Breathing meditation

When you first attend your local Kadampa meditation class you will learn how to stop distractions and make your mind clear and more lucid – this can be accomplished by practising a simple breathing meditation which is described in The New Meditation Handbook by Geshe Kelsang Gyatso:

We sit with our eyes partially closed and turn our attention to our breathing. We breathe naturally, preferably through our nostrils, without attempting to control our breath, and we try to become aware of the sensation of the breath as it enters and leaves the nostrils.

This sensation is our object of meditation. We should try to concentrate on it to the exclusion of everything else.

At first our mind will be very busy, and we might even feel that meditation is making our mind busier; but in reality we are just becoming more aware of how busy our mind actually is. There will be a great temptation to follow the different thoughts as they arise, but we should resist this and remain focused single-pointedly on the sensation of the breath.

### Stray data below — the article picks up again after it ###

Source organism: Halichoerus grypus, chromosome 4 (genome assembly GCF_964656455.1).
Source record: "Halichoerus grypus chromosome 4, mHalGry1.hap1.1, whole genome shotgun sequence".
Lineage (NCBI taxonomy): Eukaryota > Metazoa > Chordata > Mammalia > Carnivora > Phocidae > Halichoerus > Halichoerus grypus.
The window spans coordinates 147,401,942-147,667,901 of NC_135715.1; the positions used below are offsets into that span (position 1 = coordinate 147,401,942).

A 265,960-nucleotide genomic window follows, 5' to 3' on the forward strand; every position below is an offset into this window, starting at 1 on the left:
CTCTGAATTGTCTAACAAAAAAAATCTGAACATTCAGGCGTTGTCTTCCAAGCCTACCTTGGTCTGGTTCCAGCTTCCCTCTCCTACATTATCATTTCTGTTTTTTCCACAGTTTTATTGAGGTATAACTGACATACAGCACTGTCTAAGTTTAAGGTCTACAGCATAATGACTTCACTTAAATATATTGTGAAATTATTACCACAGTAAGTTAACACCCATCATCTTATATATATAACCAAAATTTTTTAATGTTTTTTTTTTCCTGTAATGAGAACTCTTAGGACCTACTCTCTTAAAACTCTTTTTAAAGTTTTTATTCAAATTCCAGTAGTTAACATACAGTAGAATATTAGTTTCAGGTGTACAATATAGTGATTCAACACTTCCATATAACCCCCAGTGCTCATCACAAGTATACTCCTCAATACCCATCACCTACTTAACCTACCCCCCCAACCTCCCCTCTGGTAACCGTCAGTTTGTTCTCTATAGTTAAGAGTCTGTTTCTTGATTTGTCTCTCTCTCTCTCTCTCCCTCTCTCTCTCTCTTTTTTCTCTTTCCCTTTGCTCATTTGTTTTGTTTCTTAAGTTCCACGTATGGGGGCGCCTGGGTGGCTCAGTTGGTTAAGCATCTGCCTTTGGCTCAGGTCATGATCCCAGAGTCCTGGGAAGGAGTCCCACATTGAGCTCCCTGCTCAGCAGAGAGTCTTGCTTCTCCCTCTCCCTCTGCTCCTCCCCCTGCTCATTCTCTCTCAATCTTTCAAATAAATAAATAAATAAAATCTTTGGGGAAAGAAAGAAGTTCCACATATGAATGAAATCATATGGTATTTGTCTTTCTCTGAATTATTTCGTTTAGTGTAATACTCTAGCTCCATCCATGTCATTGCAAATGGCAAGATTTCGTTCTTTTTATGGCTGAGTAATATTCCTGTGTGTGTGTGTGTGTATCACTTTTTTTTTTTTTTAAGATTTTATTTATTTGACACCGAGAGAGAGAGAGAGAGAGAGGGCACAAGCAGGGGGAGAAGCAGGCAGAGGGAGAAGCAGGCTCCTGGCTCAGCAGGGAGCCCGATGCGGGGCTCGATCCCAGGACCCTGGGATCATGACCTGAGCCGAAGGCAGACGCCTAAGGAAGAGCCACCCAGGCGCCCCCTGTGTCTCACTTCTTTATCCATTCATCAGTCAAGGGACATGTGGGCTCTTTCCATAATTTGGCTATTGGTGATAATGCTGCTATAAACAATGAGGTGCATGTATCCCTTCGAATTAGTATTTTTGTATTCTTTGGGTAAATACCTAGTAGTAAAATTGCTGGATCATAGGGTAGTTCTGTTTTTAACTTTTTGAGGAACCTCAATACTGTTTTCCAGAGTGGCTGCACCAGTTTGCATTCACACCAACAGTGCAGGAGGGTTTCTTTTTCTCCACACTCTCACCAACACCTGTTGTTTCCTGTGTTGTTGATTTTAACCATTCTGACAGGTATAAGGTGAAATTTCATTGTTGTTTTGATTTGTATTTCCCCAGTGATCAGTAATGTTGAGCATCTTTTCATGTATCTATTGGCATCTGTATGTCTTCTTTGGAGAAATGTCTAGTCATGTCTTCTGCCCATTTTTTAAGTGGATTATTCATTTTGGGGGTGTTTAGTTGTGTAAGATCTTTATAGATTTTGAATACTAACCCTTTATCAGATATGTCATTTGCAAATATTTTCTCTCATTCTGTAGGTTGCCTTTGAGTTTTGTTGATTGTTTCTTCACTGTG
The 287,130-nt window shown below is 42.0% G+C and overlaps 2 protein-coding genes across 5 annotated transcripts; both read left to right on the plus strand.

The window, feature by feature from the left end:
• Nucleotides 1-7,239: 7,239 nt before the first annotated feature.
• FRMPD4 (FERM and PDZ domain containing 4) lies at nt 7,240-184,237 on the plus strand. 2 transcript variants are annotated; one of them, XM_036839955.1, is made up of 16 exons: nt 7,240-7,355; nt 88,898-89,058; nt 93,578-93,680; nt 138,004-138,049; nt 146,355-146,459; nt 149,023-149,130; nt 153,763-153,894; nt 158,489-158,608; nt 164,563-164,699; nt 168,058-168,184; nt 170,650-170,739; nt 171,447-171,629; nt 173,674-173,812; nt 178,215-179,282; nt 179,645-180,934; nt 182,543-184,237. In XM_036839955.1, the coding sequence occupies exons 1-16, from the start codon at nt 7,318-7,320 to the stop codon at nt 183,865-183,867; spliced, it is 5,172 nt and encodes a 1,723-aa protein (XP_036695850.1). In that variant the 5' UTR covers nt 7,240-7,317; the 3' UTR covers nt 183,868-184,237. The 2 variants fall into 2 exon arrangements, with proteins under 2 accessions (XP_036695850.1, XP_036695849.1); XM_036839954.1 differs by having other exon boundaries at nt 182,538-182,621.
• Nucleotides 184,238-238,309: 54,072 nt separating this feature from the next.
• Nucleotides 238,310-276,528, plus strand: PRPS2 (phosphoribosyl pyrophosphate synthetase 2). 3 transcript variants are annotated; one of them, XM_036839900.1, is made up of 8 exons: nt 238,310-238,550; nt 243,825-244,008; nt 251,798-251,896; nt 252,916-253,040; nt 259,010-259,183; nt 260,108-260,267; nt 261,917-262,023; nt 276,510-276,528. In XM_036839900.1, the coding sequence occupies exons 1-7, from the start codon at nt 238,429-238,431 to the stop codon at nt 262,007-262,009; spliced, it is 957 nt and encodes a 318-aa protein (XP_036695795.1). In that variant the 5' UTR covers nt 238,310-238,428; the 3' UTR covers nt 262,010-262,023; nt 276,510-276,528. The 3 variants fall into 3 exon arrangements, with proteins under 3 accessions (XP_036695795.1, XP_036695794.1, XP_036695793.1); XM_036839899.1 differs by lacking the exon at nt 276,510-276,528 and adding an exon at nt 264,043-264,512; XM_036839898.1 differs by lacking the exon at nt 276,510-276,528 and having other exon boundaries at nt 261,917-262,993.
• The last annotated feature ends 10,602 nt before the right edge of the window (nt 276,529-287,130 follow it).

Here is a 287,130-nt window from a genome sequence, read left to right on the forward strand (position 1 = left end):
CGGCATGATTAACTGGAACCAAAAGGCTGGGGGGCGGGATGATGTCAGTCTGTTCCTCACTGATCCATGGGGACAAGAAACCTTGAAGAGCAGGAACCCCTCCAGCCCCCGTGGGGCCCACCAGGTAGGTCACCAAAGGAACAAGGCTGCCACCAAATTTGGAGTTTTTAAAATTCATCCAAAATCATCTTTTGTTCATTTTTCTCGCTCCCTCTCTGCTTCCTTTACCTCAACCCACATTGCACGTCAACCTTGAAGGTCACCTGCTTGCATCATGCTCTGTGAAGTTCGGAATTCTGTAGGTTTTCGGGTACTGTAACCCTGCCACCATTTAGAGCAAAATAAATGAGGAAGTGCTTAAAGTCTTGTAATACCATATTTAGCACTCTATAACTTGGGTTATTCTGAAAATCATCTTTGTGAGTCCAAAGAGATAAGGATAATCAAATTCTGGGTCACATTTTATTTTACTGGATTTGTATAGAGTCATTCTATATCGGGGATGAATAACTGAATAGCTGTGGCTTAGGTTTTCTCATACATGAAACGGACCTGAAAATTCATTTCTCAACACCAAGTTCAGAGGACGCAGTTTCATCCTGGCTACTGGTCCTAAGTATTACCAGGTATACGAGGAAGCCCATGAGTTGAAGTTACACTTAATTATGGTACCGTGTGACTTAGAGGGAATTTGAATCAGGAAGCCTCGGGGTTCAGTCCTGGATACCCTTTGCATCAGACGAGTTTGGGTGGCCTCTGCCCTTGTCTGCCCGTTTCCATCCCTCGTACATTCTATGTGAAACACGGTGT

If we discover that our mind has wandered and is following our thoughts, we should immediately return it to the breath. We should repeat this as many times as necessary until the mind settles on the breath.

If we practice patiently in this way, gradually our distracting thoughts will subside and we shall experience a sense of inner peace and relaxation. Our mind will feel lucid and spacious and we shall feel refreshed. We should stay with this state of mental calm for a while.

The New Meditation Handbook by Geshe Kelsang Gyatso

This initial stage of meditation acts as a basis for practicing more advanced techniques which will be introduced as the classes progress.